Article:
MORRIS PLAINS, N.J., May 13, 2014 (GLOBE NEWSWIRE) -- Immunomedics, Inc., (Nasdaq:IMMU) today announced the issuance of U.S. patent no. 8,722,047 for the Company's patent application "Humanized anti-HLA-DR antibodies," with an expiration date of May 26, 2026.
The new patent concerns compositions of humanized anti-HLA-DR antibodies of use for disease therapy. The allowed claims protect IMMU-114, which is being investigated as a monotherapy in a newly-opened Phase I dose-escalation trial in patients with relapsed or refractory non-Hodgkin lymphoma or chronic lymphocytic leukemia.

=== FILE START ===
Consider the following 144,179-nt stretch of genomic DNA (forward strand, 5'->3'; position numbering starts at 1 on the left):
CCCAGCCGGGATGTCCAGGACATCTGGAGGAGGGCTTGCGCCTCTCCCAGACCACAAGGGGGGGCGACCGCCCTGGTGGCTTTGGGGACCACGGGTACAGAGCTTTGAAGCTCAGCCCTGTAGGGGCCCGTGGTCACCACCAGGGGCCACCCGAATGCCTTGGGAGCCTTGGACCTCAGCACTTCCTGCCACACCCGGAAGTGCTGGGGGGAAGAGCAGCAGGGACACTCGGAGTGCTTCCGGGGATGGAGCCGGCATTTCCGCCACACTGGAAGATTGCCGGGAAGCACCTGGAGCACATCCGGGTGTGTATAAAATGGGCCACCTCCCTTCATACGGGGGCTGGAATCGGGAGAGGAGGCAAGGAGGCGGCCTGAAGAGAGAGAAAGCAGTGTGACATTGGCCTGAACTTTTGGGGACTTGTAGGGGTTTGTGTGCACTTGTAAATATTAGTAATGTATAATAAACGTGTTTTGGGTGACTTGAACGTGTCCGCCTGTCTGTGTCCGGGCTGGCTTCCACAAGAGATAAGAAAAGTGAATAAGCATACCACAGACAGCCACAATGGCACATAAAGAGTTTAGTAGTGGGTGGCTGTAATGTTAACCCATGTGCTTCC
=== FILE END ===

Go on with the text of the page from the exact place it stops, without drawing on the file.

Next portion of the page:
HLA-DR is a receptor located on the cell surface whose role is to present foreign objects to the immune system for the purpose of eliciting an immune response. Increased presence of HLA-DR in hematologic cancers has made it a prime target for antibody therapy.Although other anti-HLA-DR antibodies have been developed, IMMU-114 is distinguished by having a different immunoglobulin class, IgG4, which does not function by the usual effector-cell activities of antibodies, such as complement-dependent cytotoxicity (CDC) and antibody-dependent cellular cytotoxicity (ADCC). As a result, IMMU-114 does not rely on an intact immune system in the patient to kill tumor cells. Furthermore, because ADCC and CDC are believed to play a major role in causing the side effects of antibody therapy, IMMU-114 is expected to be less toxic to patients. IMMU-114 has exhibited in vitro and in vivo cytotoxicity on a number of human lymphoma cell lines, as well as a panel of leukemia cell lines. Moreover, in one animal model of human NHL, treatment with the anti-HLA-DR antibody was more effective than rituximab in yielding 100% long-term survival. "IMMU-114 is another innovative product candidate our research scientists have developed," remarked Cynthia L. Sullivan, President and Chief Executive Officer. "Our recent work on its mechanism of action demonstrated that the anti-HLA-DR antibody exerts its exceptional anti-tumor activity through disruption of 2 cellular signaling pathways, ERK and JNK, that are critical for cell growth. This mechanism of action clearly differentiates IMMU-114 from other antibody-based therapies of B-cell cancers, which may allow for combination therapies with other antibodies to be developed. We are pleased to receive this patent protection," Ms. Sullivan concluded.